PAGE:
The Cochin Chamber of Commerce and Industry organised an Online Session on ‘3 Years of GST’ on Friday, 21st August 2020 on the Zoom Platform.
Hon’ble Justice P.B. Suresh Kumar of the High Court of Kerala delivered the Inaugural Address at the Session. The Session was handled by Tax Expert, G. Shivadass, Senior Advocate, High Court of Karnataka. Ms. Devika Rajagopal, Assistant Manager – Taxation & Finance, Harrisons Malayalam Limited, spoke on behalf of the Industry outlining the pain points that businesses and trade face today.
The President of the Chamber Mr. V Venugopal welcomed the participants to the virtual meeting.
Inaugurating the Webinar, Justice Suresh Kumar appreciated the Chamber for consistently organizing such relevant sessions for trade and industry. He said that the introduction of GST has been a game changer for the Indian economy as it has replaced the multi-layered, complex indirect tax structure with a simple, transparent and technology–driven tax regime. The GST collections have been hit this year as the raging Covid19 pandemic and resultant lockdown have derailed the Indian and global economy. As the economic activity gets back on track across the country, the GST collections are expected to look up in the forthcoming quarters.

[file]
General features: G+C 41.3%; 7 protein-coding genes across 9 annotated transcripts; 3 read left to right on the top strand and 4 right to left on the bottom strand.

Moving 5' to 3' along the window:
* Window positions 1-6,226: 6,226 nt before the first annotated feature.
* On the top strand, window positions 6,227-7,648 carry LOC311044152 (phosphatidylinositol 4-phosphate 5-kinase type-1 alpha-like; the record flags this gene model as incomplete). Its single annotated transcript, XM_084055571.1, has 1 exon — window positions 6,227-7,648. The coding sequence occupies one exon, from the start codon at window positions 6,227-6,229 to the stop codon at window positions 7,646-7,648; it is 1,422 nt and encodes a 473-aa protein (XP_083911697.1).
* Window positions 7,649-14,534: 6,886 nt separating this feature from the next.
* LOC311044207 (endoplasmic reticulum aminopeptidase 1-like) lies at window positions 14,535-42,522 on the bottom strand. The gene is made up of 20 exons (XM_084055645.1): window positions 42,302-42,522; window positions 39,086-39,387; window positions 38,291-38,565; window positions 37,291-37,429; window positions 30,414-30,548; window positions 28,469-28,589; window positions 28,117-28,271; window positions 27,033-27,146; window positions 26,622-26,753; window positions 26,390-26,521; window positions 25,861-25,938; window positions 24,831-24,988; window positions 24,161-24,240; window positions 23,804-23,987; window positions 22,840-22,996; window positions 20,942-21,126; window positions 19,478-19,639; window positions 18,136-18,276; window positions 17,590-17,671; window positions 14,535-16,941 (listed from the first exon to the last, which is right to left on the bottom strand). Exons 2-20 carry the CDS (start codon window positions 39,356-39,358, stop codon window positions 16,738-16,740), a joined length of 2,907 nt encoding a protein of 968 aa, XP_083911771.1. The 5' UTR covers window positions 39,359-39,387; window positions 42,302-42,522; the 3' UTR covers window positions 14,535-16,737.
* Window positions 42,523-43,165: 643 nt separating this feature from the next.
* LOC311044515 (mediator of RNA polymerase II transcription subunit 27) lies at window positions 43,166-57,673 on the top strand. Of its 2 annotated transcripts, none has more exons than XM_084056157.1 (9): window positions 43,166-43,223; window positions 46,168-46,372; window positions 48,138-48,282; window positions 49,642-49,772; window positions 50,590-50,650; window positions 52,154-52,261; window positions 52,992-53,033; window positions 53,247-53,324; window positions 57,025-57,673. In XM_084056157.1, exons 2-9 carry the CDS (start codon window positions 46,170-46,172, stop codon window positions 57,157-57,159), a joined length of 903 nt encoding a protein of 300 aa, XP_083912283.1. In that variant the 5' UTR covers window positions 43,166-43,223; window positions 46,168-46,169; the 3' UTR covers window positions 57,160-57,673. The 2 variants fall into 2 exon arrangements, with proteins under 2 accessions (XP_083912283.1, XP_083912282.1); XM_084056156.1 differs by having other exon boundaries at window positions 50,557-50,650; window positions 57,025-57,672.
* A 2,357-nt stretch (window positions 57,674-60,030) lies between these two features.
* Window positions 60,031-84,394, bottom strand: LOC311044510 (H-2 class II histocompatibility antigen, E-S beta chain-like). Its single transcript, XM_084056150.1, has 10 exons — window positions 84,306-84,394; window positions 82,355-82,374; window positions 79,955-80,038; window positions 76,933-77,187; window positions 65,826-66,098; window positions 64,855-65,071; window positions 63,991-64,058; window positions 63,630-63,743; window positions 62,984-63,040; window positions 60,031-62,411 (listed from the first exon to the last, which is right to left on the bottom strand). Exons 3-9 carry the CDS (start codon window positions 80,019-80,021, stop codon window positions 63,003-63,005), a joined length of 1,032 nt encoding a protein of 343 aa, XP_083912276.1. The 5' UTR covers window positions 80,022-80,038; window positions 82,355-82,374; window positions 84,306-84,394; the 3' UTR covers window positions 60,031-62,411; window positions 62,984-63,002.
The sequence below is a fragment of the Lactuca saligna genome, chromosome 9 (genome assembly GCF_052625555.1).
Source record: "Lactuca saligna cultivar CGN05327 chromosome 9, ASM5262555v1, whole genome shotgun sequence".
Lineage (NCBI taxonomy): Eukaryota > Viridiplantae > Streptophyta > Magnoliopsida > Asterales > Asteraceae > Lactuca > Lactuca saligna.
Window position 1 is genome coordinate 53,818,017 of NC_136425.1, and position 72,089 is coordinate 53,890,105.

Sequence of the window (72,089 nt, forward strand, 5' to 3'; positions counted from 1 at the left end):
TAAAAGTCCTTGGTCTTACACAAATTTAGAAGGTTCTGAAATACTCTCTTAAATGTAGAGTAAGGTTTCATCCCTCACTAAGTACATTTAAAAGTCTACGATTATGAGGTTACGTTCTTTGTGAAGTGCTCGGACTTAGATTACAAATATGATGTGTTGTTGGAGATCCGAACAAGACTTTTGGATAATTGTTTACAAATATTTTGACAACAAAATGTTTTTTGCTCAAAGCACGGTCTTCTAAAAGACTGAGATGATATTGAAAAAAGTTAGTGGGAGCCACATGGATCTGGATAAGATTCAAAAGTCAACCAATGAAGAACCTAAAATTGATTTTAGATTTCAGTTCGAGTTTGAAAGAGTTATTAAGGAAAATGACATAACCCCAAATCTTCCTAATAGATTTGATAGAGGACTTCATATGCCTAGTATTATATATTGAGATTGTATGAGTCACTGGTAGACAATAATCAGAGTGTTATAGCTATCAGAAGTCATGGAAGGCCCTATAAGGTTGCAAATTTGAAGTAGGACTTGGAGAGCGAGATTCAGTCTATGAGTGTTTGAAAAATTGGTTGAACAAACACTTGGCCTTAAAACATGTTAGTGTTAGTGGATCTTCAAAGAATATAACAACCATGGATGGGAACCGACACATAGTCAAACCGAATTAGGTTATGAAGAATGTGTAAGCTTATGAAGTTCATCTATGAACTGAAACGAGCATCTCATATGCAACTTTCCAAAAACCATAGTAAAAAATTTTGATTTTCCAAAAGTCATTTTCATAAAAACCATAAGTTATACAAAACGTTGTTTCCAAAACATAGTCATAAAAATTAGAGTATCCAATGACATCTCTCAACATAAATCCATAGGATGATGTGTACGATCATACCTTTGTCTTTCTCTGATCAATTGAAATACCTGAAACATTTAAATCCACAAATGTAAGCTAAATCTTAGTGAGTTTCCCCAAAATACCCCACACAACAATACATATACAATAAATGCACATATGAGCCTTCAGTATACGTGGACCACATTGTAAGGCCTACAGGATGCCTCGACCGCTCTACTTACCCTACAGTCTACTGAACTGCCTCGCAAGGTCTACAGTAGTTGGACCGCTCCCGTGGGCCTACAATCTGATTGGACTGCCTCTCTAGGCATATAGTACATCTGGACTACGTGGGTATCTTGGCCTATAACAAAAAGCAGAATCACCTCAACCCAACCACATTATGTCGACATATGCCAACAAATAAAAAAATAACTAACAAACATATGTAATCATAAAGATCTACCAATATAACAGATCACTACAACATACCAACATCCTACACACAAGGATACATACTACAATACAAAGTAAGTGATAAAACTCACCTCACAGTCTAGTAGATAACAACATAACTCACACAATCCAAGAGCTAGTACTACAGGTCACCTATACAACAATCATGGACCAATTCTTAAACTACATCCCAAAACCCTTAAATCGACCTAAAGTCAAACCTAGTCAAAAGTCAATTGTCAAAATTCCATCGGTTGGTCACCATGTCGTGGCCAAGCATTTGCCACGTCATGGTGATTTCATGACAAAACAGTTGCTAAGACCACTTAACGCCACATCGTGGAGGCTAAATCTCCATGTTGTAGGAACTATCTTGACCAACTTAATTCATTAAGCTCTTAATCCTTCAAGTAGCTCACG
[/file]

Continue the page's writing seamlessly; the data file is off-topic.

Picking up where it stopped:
Mr. Shivadass started the Session by saying that the Goods and Services Tax (GST) has completed almost three years of operation. Hailed as the single-biggest tax reform, the GST was rolled out with a bang in a special session of Parliament three years ago and subsumed 17 existing indirect taxes including the excise duty and sales tax. GST was introduced as the biggest tax reform and is showcased as a ‘One Nation One Tax’. He said that the initial period was very stressful for the trade and the Government, but over a period of time it has stabilized to a large extent though many issues still remain unresolved.